Automobiles are vehicles designed for transportation of people and/or goods. They have a long history and continue to evolve with technological advances and consumer demands. A car is usually powered by an engine, either gas or electric, and its body is made of a variety of materials to suit the vehicle’s purpose and design.

The automobile revolutionized personal transportation, making it possible for most families to own a car, which could be driven to work, school, shopping centers and many other places. It also led to a number of spin-off industries, from tire manufacturing to road construction. The demand for vulcanized rubber soared and road construction projects provided thousands of jobs in rural areas, where public transportation options were limited.

Before the automobile became common, people moved from place to place using horse-drawn carriages. There were a few early cars that were run by steam or electricity, but they were expensive to operate. The introduction of the internal combustion engine in the late 1890s by German inventor Carl Benz made it possible for more people to afford a car.

In the United States, a number of new companies began producing cars in large numbers during the 1920s. Ford introduced modern mass production with the moving assembly line in his Highland Park, Michigan plant. His Model T ran for less than half the cost of a year’s wages in 1912 and brought automobile ownership to millions of middle class Americans.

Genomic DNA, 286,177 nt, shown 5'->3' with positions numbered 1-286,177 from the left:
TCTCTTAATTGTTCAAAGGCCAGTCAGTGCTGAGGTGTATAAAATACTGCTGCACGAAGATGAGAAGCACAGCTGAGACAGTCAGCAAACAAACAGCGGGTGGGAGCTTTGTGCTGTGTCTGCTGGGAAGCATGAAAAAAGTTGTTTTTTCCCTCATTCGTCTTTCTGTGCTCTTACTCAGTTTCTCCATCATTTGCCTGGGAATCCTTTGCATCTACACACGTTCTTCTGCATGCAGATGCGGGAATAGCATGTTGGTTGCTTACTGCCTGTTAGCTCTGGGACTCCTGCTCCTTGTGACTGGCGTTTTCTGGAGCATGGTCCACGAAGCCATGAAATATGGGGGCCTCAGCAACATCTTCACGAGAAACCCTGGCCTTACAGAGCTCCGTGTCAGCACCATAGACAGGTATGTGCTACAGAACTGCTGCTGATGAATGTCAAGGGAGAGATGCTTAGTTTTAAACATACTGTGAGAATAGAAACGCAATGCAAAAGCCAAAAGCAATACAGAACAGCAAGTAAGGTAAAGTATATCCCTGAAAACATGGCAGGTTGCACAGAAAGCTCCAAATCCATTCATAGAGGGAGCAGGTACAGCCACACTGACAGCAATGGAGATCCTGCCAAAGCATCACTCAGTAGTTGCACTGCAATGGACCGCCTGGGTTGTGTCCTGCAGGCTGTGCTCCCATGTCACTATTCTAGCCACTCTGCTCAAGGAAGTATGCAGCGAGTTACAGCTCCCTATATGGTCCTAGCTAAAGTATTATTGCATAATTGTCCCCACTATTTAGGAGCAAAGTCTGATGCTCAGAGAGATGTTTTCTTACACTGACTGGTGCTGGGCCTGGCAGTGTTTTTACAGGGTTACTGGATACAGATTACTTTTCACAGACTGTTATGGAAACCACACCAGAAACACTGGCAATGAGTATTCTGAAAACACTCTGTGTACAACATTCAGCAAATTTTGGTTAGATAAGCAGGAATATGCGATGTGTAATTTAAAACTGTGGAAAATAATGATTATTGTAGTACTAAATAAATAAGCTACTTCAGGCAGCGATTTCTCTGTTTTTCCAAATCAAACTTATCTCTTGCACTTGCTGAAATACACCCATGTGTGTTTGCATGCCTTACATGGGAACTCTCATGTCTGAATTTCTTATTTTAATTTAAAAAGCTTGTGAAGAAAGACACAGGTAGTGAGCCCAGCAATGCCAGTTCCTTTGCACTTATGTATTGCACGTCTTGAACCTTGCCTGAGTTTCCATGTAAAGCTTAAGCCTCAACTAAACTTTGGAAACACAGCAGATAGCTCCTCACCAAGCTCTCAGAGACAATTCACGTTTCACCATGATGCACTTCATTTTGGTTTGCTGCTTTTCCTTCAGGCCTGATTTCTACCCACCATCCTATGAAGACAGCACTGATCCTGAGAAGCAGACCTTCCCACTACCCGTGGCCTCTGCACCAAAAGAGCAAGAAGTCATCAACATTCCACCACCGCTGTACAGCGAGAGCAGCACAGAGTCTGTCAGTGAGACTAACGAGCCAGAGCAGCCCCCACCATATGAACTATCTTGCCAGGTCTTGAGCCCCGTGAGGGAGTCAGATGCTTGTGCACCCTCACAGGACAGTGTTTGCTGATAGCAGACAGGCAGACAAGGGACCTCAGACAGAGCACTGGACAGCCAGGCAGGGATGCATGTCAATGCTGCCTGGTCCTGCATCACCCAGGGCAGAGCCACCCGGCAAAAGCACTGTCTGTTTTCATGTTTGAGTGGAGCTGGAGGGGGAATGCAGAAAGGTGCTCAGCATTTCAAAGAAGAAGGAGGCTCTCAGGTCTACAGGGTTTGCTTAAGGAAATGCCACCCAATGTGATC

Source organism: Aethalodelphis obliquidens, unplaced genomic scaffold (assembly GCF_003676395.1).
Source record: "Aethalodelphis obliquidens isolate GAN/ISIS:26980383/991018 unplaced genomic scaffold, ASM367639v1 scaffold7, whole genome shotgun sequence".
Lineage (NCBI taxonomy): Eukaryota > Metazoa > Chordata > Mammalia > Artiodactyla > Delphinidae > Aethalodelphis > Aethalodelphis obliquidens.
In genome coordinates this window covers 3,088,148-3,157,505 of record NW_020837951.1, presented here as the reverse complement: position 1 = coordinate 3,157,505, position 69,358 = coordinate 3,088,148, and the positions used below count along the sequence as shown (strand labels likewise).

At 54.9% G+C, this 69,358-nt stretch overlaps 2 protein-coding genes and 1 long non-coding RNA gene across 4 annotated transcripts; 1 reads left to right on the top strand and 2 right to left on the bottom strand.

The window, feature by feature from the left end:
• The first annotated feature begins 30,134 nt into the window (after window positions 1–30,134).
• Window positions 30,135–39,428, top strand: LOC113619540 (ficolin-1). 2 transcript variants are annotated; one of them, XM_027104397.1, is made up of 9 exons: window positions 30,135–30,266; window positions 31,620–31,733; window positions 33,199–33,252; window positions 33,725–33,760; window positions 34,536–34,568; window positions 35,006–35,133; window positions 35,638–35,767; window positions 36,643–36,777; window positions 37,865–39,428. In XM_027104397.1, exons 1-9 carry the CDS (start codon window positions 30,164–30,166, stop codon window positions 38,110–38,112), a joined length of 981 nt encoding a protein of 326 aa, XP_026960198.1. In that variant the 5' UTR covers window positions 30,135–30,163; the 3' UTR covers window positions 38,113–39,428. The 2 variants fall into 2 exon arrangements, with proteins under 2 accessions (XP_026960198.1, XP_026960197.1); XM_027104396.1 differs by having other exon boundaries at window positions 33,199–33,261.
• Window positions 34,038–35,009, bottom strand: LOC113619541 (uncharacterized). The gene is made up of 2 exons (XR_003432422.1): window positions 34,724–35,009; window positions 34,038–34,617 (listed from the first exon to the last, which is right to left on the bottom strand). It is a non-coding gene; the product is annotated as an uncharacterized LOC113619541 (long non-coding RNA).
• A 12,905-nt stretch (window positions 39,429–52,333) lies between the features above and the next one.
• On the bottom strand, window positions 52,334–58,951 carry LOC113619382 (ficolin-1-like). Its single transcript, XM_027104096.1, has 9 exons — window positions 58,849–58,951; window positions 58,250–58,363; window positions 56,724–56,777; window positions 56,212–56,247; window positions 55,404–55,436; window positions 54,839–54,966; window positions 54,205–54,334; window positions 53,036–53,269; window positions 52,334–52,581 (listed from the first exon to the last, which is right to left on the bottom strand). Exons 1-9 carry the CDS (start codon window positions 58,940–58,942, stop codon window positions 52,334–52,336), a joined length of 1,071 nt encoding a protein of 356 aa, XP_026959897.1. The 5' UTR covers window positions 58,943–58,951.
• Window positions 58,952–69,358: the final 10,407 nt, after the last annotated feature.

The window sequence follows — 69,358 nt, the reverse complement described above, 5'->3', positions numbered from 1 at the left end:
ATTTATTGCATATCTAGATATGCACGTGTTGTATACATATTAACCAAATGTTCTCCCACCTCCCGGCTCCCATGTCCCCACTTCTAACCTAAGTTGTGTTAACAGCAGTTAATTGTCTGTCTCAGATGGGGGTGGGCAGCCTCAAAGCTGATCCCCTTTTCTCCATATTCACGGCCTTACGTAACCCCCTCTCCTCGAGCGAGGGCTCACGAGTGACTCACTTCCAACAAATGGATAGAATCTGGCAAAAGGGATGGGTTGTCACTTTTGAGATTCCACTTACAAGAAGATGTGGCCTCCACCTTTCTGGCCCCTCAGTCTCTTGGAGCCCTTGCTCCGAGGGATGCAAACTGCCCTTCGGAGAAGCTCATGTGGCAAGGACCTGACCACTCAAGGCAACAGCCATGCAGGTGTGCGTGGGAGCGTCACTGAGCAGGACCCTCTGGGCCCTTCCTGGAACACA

After World War II, the automobile industry exploded in size and diversity. Many of the most successful companies, such as Toyota, Nissan, Honda and Mazda, started as nonautomobile manufacturers before the war and converted to car production afterward. Engineering in postwar automobiles was subordinated to the questionable aesthetics of nonfunctional styling, and quality deteriorated so that by the 1970s, American-made cars had an average of twenty-four defects per vehicle.

Despite the problems caused by automobile accidents and pollution, consumers were drawn to the freedom offered by driving. Families discovered pristine landscapes they had never before seen, and urban dwellers drove out to shop in rural towns. Teenagers enjoyed the freedom of driving and dating couples gained privacy as they travelled to places far from home.

Today, cars have become the dominant form of personal transportation in many parts of the world. They can transport people and cargo in a wide range of situations, and are often equipped with advanced features such as GPS navigation systems. Cars can be customized to fit the preferences of each driver, with options for music, climate control and seating to make driving more comfortable. In addition, a car can be useful for hauling items that are difficult or impossible to carry on other modes of transportation. However, the environmental impact of cars is still considerable, with their emissions contributing to air pollution and global warming. It is important to consider the environmental costs of owning a car before making a purchase.